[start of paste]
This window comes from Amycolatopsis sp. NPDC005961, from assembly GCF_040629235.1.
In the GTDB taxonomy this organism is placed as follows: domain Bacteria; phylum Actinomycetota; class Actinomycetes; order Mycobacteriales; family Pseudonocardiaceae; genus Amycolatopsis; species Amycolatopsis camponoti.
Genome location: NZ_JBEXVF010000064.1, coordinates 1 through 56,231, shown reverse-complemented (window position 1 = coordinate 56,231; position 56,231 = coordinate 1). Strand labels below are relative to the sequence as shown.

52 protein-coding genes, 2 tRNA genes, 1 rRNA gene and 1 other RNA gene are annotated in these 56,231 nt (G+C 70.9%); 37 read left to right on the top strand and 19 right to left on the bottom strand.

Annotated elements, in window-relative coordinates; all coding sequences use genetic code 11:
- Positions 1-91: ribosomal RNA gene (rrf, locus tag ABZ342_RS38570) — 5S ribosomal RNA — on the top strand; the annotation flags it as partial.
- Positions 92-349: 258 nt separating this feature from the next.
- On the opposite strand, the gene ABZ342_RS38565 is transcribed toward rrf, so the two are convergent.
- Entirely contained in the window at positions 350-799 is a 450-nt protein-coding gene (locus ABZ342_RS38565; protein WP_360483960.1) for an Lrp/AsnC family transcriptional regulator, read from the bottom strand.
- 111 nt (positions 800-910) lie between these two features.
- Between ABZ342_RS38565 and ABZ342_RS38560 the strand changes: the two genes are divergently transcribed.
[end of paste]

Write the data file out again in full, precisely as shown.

This window comes from Amycolatopsis sp. NPDC005961, from assembly GCF_040629235.1.
In the GTDB taxonomy this organism is placed as follows: domain Bacteria; phylum Actinomycetota; class Actinomycetes; order Mycobacteriales; family Pseudonocardiaceae; genus Amycolatopsis; species Amycolatopsis camponoti.
Genome location: NZ_JBEXVF010000064.1, coordinates 1 through 56,231, shown reverse-complemented (window position 1 = coordinate 56,231; position 56,231 = coordinate 1). Strand labels below are relative to the sequence as shown.

52 protein-coding genes, 2 tRNA genes, 1 rRNA gene and 1 other RNA gene are annotated in these 56,231 nt (G+C 70.9%); 37 read left to right on the top strand and 19 right to left on the bottom strand.

Annotated elements, in window-relative coordinates; all coding sequences use genetic code 11:
- Positions 1-91: ribosomal RNA gene (rrf, locus tag ABZ342_RS38570) — 5S ribosomal RNA — on the top strand; the annotation flags it as partial.
- Positions 92-349: 258 nt separating this feature from the next.
- On the opposite strand, the gene ABZ342_RS38565 is transcribed toward rrf, so the two are convergent.
- Entirely contained in the window at positions 350-799 is a 450-nt protein-coding gene (locus ABZ342_RS38565; protein WP_360483960.1) for an Lrp/AsnC family transcriptional regulator, read from the bottom strand.
- 111 nt (positions 800-910) lie between these two features.
- Between ABZ342_RS38565 and ABZ342_RS38560 the strand changes: the two genes are divergently transcribed.